FRIB brings more funding to MSU
MSU professor Danny Schnell loves plants so much, the Department of Energy gave him $10 million.
Okay, so it's not that simple. The MSU Plant Biology department recently received the $10 million grant to fund research into the fuel applications of camelina seed oil, extracted from a plant that needs less water and fertilizer to grow than other common "biofuel" sources, like soybeans and sunflowers. Schnell said because the price of petroleum "has fallen considerably" since the rise and fall of E85 ethanol about a decade ago, there is a renewed interest in biofuels that led to the Department of Energy to fund MSU's efforts to more efficiently produce seed oil.
"What this will allow us to do is bring together this large, collaborative group that will then provide a mechanism for us to look at the plant as a whole system," Schnell said. "We anticipate that this will have major implications for many crop plants."
A little over a decade ago, this would have accounted for nearly all of the grant money the Department of Energy awarded to MSU. During the 2006-07 school year, the agency sent a grand total of $11.25 million to various projects at MSU, according to the 2017 Data Digest. However, in large part due to the Facility for Rare Isotope Beams, better known as the FRIB, that number skyrocketed to $131.53 million during 2015-16.
The FRIB is a one-of-a-kind project that significantly inflates the funding total. The project's total price tag approaches three-quarters of a billion dollars and is currently projected to receive about $100 million per year in Department of Energy funding.
The Department of Energy's money doesn't just go to constructing this super-lab; it has a huge impact on Spartans' studies and lives as well.
Juan Manfredi is a doctoral candidate who works at MSU's National Superconducting Cyclotron Laboratory, the building that the FRIB will eventually take the place of. His studies in nuclear physics have had a constant tie to federal funding; for four years, he was funded by a Department of Energy fellowship that included a living stipend and work in a DOE laboratory. Manfredi does not think this experience as a grad student relying on federal money is unique.
"I, throughout all of my time in graduate school, have been funded by federal funding," Manfredi said. "It's really been necessary for me to do anything that I've done."
Leo Kempel, dean of the College of Engineering, said despite the FRIB being extremely lucrative for MSU, the Department of Energy's financial input to the university is neither a fluke nor a recent development. Kempel said the funding is a culmination of years of successful efforts to build a campus that has the resources and faculty to complete the research that the agency needs.
"Years ago, the administration at MSU made the decision to become extremely strong in this field, quite frankly, to be the best," Kempel said. "Investments have been made since (current students) were really young to build that team. You don't get these teams that are world-class in two or five years. It takes decades to grow."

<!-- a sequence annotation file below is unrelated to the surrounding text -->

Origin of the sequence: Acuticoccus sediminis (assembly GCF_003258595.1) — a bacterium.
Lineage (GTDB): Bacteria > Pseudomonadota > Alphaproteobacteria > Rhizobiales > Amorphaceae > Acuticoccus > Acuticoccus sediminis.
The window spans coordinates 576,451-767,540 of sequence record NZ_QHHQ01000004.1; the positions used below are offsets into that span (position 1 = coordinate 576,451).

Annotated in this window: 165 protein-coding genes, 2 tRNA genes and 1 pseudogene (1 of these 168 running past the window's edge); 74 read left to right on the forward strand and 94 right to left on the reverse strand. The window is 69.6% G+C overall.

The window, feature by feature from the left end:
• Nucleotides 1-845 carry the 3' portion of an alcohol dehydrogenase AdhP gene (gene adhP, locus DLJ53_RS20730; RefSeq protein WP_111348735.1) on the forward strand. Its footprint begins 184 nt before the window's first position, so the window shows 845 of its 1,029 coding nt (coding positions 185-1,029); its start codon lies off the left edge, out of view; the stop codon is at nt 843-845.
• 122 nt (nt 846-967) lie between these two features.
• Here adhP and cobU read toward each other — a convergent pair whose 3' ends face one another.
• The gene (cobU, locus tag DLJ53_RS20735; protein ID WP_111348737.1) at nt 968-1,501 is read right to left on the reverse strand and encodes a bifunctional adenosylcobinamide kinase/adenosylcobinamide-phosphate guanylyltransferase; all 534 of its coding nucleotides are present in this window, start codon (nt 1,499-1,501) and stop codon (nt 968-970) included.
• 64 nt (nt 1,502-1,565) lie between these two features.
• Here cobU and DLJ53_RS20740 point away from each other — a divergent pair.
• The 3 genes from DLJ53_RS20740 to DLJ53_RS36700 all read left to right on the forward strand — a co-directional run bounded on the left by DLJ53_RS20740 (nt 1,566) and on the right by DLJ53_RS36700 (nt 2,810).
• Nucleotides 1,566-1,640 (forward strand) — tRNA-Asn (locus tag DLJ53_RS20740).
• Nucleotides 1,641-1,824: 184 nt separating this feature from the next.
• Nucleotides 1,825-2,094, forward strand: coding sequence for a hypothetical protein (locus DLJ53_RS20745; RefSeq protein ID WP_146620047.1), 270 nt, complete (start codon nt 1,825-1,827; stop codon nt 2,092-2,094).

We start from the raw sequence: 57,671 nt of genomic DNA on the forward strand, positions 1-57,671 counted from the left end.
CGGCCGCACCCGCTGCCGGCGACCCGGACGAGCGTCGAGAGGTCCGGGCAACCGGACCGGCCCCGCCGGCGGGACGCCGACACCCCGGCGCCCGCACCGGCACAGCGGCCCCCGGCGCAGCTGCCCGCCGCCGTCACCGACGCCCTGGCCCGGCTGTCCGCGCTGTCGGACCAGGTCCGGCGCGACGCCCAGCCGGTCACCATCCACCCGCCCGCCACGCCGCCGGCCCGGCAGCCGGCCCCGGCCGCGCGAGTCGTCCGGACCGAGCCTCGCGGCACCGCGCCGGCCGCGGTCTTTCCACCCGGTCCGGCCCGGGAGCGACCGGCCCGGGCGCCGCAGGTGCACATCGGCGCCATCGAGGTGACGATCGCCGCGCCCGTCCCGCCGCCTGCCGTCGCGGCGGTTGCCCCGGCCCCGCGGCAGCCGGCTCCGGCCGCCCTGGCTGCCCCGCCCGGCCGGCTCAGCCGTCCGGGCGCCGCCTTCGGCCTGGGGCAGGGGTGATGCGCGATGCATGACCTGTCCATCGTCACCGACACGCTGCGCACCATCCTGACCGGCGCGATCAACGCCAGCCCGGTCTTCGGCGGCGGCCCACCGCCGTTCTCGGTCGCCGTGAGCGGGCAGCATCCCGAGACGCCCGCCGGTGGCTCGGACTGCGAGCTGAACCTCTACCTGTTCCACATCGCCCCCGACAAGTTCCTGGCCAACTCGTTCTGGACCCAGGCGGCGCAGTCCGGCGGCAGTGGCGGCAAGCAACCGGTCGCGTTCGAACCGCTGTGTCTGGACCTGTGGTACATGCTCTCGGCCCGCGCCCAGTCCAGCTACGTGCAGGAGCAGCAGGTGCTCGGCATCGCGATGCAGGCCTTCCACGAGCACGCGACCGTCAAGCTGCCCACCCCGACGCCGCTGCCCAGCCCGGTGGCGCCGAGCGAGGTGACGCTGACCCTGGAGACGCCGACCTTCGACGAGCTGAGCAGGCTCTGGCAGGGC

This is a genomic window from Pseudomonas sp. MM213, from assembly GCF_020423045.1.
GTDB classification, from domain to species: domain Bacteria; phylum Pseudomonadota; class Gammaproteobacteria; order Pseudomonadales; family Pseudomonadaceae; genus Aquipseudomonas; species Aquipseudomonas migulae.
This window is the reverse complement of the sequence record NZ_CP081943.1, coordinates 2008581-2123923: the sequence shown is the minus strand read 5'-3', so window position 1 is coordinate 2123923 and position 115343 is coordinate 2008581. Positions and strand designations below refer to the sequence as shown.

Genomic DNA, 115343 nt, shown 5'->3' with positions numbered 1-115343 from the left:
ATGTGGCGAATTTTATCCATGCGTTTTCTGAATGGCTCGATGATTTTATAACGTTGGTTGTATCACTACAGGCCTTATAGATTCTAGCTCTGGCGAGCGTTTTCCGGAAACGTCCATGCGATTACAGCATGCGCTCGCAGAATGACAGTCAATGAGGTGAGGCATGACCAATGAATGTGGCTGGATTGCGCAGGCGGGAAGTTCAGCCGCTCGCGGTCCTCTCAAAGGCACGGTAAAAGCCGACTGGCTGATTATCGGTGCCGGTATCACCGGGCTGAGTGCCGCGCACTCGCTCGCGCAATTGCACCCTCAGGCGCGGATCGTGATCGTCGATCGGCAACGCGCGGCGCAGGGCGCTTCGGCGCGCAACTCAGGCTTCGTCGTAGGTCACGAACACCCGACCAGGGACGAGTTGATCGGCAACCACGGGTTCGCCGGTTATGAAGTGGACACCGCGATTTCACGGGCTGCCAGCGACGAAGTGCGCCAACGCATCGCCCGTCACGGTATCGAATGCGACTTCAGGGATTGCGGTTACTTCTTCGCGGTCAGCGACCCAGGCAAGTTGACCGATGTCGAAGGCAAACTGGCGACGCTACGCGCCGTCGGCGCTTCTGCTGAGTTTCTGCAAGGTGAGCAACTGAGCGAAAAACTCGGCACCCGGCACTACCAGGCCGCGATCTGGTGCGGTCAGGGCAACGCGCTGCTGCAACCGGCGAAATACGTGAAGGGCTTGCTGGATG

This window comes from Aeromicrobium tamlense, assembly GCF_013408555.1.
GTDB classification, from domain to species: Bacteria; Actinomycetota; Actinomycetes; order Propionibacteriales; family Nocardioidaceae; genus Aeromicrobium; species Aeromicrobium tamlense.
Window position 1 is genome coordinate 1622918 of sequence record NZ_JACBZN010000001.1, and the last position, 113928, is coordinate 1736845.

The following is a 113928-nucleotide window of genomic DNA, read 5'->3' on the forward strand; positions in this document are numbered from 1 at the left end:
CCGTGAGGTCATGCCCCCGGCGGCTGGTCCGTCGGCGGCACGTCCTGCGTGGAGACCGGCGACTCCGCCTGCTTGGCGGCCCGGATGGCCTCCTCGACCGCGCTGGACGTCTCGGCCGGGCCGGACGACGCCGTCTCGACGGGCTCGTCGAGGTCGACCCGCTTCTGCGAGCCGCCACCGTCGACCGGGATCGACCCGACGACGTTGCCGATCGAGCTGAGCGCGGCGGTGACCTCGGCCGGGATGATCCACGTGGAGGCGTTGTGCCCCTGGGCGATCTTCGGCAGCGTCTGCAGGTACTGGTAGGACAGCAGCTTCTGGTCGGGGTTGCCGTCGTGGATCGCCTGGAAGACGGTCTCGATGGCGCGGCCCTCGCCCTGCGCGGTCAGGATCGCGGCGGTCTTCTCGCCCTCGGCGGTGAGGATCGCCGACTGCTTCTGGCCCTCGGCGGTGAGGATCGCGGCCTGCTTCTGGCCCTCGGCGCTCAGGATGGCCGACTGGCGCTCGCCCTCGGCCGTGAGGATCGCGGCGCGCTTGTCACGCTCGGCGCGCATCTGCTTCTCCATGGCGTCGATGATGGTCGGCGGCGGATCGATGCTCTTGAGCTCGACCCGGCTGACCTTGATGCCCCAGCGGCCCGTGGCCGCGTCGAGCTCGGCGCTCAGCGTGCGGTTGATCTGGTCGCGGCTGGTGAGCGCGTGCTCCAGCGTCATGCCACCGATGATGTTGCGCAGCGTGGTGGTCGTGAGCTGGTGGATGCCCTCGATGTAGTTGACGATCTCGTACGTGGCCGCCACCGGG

What sets the Department of Energy increase apart is that, at the same time, nearly every other federal agency has significantly decreased their award payouts to the university. Although federal money still accounts for 66 percent of MSU's external funding, the Agency for International Development has slashed funding by 64 percent during this time, while NASA's 2015-16 payouts were less than half of what they were in 2006-07.
In fact, only one agency in the Data Digest outside of the "Other Agencies" category, the National Science Foundation, is paying more now than they were then. Yet even in the case of the NSF, the $150,000 increase barely registers, amounting to a 0.3 percent uptick from $62.4 million to $62.5 million.
Although ecology researcher Kateri Salk has yet to personally see the impact of federal cutbacks on her studies, she acknowledges that the potential of decreased funding remains constantly on her mind. Salk, who recently graduated from MSU with a doctorate in integrative biology and has since become a fellow at the University of Waterloo, has received grants from the NSF to fund her work relating to water quality. She said those grants have been integral to both her career and continued developments in her field.
"So many of those studies depend on federal funding," Salk said. "Thinking how you can strategize and think about what projects you can actually accomplish with this shrinking federal budget ... is definitely at the forefront of my brain."
As federal agencies have pulled back, some worry that fewer graduate students will have the funding sources that have benefited Salk and Manfredi. Thomas Jeitschko, who just recently was named dean of the Graduate School, says this issue is not MSU's alone. Schools nationwide have had to adjust their research efforts to deal with recession-era cutbacks. This problem that sometimes leads to six-year grad students only receiving three-year federal grants, leaving universities to cover the gaps or simply accept fewer students into their labs.
"It has become a lot tougher, so there's no question about that," Jeitschko said. "We're scrambling, we're working hard, we're trying to supplement and write good grants and see what we can get. A lot of people aren't aware of the importance of what graduate students really contribute to the university. ... Graduate training is so essential to our core mission."